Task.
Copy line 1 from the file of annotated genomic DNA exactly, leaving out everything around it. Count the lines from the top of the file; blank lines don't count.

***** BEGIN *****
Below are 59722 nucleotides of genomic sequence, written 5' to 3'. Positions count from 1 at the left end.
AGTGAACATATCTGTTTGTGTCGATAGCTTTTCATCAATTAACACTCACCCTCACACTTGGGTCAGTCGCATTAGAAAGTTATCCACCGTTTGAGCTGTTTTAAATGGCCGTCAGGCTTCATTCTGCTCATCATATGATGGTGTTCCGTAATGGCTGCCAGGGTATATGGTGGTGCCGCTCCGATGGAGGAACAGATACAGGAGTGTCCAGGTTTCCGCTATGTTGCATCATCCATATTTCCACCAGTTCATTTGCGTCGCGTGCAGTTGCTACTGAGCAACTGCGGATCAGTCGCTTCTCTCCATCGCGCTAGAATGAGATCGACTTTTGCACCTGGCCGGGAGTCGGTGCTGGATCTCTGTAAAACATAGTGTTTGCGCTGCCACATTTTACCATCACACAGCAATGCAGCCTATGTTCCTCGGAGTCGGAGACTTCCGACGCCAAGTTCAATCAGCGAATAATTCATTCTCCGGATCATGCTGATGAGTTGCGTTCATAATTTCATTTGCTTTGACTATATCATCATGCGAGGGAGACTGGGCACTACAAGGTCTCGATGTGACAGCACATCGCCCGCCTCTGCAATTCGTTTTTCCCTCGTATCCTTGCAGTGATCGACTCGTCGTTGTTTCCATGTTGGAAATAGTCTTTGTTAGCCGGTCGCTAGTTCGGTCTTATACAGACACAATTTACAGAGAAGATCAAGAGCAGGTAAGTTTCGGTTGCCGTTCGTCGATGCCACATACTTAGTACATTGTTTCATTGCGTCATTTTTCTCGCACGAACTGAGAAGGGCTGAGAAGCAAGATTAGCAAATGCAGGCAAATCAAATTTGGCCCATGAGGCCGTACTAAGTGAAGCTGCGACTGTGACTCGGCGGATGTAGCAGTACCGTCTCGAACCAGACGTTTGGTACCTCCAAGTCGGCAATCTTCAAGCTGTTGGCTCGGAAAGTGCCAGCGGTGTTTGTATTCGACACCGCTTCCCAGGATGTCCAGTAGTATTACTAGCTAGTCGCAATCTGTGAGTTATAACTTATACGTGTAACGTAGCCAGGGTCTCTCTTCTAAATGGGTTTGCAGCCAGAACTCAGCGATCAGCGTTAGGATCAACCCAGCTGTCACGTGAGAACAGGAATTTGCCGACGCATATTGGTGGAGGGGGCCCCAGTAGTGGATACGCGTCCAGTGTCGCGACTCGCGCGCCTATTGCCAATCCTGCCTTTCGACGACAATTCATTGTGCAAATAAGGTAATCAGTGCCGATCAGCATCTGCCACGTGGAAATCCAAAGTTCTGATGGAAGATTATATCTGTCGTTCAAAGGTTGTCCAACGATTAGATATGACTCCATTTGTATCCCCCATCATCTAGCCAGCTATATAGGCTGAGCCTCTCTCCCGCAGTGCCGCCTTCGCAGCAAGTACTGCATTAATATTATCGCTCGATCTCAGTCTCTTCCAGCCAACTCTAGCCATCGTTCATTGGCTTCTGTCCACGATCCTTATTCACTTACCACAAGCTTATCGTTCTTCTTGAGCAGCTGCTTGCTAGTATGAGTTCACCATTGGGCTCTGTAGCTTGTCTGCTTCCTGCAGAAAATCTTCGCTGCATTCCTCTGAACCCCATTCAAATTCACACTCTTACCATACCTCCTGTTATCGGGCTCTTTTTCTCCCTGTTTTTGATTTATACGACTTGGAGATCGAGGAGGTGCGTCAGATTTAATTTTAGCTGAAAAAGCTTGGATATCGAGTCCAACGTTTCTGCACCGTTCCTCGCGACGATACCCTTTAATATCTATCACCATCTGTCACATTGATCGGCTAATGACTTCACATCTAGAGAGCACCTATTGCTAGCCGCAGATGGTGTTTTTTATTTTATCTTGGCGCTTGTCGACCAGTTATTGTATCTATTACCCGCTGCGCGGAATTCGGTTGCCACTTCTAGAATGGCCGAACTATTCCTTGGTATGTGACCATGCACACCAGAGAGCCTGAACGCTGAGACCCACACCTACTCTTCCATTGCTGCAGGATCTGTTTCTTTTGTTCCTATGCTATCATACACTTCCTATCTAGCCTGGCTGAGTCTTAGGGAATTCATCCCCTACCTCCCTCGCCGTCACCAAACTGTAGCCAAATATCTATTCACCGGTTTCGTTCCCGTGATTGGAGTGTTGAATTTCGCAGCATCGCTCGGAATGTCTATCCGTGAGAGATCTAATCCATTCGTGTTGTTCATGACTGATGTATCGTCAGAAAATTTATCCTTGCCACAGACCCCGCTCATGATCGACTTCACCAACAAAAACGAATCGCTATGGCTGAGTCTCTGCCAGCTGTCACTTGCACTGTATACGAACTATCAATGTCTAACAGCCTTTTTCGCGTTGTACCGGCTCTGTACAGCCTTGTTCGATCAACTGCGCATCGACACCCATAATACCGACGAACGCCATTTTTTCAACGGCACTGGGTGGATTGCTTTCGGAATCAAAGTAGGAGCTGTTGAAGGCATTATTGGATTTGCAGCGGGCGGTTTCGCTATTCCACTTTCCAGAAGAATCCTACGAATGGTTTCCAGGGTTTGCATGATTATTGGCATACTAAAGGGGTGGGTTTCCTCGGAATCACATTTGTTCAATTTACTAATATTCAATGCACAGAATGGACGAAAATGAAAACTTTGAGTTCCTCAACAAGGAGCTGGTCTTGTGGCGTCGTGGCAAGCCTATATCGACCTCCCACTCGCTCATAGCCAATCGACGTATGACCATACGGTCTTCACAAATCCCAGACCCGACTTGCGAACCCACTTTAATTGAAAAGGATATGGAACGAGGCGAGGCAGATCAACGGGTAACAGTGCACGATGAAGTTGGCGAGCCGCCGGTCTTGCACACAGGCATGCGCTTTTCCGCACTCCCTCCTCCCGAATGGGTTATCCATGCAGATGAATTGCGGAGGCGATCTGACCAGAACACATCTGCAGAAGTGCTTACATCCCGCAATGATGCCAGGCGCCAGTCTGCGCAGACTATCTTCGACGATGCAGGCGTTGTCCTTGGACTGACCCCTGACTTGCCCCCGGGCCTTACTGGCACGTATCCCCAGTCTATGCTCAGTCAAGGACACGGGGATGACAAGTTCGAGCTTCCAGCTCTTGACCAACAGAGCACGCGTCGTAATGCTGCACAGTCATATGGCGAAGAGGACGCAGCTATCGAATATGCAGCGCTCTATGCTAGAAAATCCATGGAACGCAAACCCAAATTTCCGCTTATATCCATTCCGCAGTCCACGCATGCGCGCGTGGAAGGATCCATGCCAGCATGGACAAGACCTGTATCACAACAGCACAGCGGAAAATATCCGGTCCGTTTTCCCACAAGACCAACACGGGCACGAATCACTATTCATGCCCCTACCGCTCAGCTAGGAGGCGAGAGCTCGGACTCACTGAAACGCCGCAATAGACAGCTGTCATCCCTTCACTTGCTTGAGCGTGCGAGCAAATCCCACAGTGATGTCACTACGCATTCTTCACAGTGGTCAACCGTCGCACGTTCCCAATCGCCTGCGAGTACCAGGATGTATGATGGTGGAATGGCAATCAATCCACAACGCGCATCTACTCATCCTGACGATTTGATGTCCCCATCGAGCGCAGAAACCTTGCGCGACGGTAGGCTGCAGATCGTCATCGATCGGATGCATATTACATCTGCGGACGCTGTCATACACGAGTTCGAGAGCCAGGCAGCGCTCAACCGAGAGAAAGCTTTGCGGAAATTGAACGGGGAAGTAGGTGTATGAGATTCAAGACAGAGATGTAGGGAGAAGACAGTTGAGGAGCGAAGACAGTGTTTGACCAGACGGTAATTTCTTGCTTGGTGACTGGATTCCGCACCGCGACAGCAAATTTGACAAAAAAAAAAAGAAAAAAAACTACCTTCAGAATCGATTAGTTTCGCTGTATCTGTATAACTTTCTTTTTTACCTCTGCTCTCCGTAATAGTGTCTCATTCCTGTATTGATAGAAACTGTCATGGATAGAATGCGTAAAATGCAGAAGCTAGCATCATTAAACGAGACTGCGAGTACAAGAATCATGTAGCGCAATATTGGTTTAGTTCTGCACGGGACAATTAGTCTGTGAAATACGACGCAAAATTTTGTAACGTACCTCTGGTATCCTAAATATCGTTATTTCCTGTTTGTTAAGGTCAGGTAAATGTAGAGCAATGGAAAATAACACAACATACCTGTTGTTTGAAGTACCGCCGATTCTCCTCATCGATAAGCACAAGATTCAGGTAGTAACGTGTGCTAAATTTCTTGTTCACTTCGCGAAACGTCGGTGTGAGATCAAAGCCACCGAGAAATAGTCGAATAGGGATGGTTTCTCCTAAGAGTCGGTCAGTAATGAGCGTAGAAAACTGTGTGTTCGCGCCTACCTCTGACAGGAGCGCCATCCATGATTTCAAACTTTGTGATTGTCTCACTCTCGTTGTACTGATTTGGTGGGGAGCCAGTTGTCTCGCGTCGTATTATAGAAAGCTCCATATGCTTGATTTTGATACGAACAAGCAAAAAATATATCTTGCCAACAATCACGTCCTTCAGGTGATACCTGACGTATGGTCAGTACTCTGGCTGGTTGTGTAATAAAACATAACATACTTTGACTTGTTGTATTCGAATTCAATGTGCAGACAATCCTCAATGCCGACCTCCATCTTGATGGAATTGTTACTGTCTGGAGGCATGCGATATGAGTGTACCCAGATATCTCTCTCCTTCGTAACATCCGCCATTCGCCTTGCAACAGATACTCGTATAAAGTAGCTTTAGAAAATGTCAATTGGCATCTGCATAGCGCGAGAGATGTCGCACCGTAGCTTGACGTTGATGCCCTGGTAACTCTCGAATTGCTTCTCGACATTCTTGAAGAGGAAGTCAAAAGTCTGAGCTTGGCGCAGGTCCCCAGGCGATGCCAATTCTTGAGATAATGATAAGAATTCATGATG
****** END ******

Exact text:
Below are 59722 nucleotides of genomic sequence, written 5' to 3'. Positions count from 1 at the left end.